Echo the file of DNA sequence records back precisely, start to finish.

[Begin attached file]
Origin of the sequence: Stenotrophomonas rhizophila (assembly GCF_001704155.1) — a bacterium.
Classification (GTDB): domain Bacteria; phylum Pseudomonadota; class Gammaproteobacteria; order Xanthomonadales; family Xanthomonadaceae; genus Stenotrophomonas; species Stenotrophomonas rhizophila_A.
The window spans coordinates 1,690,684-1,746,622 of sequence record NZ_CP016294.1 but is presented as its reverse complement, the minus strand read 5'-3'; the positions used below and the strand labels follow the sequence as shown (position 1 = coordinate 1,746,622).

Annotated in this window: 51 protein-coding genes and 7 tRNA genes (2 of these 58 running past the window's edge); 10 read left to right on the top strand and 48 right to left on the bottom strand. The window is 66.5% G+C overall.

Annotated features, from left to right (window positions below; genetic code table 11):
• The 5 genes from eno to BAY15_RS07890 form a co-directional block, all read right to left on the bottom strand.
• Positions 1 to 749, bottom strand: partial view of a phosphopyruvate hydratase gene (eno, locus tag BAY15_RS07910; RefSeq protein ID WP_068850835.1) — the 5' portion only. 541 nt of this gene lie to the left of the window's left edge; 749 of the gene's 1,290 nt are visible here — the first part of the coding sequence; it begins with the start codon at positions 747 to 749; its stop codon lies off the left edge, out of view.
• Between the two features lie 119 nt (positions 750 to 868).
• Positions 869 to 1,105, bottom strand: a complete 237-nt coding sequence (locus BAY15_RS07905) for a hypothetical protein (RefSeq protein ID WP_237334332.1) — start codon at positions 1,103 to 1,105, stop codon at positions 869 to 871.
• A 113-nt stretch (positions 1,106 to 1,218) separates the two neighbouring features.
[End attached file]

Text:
Origin of the sequence: Stenotrophomonas rhizophila (assembly GCF_001704155.1) — a bacterium.
Classification (GTDB): domain Bacteria; phylum Pseudomonadota; class Gammaproteobacteria; order Xanthomonadales; family Xanthomonadaceae; genus Stenotrophomonas; species Stenotrophomonas rhizophila_A.
The window spans coordinates 1,690,684-1,746,622 of sequence record NZ_CP016294.1 but is presented as its reverse complement, the minus strand read 5'-3'; the positions used below and the strand labels follow the sequence as shown (position 1 = coordinate 1,746,622).

Annotated in this window: 51 protein-coding genes and 7 tRNA genes (2 of these 58 running past the window's edge); 10 read left to right on the top strand and 48 right to left on the bottom strand. The window is 66.5% G+C overall.

Annotated features, from left to right (window positions below; genetic code table 11):
• The 5 genes from eno to BAY15_RS07890 form a co-directional block, all read right to left on the bottom strand.
• Positions 1 to 749, bottom strand: partial view of a phosphopyruvate hydratase gene (eno, locus tag BAY15_RS07910; RefSeq protein ID WP_068850835.1) — the 5' portion only. 541 nt of this gene lie to the left of the window's left edge; 749 of the gene's 1,290 nt are visible here — the first part of the coding sequence; it begins with the start codon at positions 747 to 749; its stop codon lies off the left edge, out of view.
• Between the two features lie 119 nt (positions 750 to 868).
• Positions 869 to 1,105, bottom strand: a complete 237-nt coding sequence (locus BAY15_RS07905) for a hypothetical protein (RefSeq protein ID WP_237334332.1) — start codon at positions 1,103 to 1,105, stop codon at positions 869 to 871.
• A 113-nt stretch (positions 1,106 to 1,218) separates the two neighbouring features.